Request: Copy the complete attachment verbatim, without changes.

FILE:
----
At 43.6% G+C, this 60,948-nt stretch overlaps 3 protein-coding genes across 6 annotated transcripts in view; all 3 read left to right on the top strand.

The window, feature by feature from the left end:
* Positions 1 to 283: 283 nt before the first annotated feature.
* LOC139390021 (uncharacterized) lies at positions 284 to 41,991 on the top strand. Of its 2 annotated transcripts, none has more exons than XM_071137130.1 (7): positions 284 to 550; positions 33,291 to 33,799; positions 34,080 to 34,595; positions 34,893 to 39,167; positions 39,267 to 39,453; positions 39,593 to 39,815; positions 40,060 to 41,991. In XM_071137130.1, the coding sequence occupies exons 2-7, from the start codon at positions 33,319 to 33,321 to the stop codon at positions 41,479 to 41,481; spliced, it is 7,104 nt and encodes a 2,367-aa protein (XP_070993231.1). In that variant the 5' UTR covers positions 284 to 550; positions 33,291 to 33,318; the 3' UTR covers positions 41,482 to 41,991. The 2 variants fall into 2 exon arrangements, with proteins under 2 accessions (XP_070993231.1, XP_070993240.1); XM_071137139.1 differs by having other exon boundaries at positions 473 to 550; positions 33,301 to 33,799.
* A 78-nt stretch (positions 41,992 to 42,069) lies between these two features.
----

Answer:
At 43.6% G+C, this 60,948-nt stretch overlaps 3 protein-coding genes across 6 annotated transcripts in view; all 3 read left to right on the top strand.

The window, feature by feature from the left end:
* Positions 1 to 283: 283 nt before the first annotated feature.
* LOC139390021 (uncharacterized) lies at positions 284 to 41,991 on the top strand. Of its 2 annotated transcripts, none has more exons than XM_071137130.1 (7): positions 284 to 550; positions 33,291 to 33,799; positions 34,080 to 34,595; positions 34,893 to 39,167; positions 39,267 to 39,453; positions 39,593 to 39,815; positions 40,060 to 41,991. In XM_071137130.1, the coding sequence occupies exons 2-7, from the start codon at positions 33,319 to 33,321 to the stop codon at positions 41,479 to 41,481; spliced, it is 7,104 nt and encodes a 2,367-aa protein (XP_070993231.1). In that variant the 5' UTR covers positions 284 to 550; positions 33,291 to 33,318; the 3' UTR covers positions 41,482 to 41,991. The 2 variants fall into 2 exon arrangements, with proteins under 2 accessions (XP_070993231.1, XP_070993240.1); XM_071137139.1 differs by having other exon boundaries at positions 473 to 550; positions 33,301 to 33,799.
* A 78-nt stretch (positions 41,992 to 42,069) lies between these two features.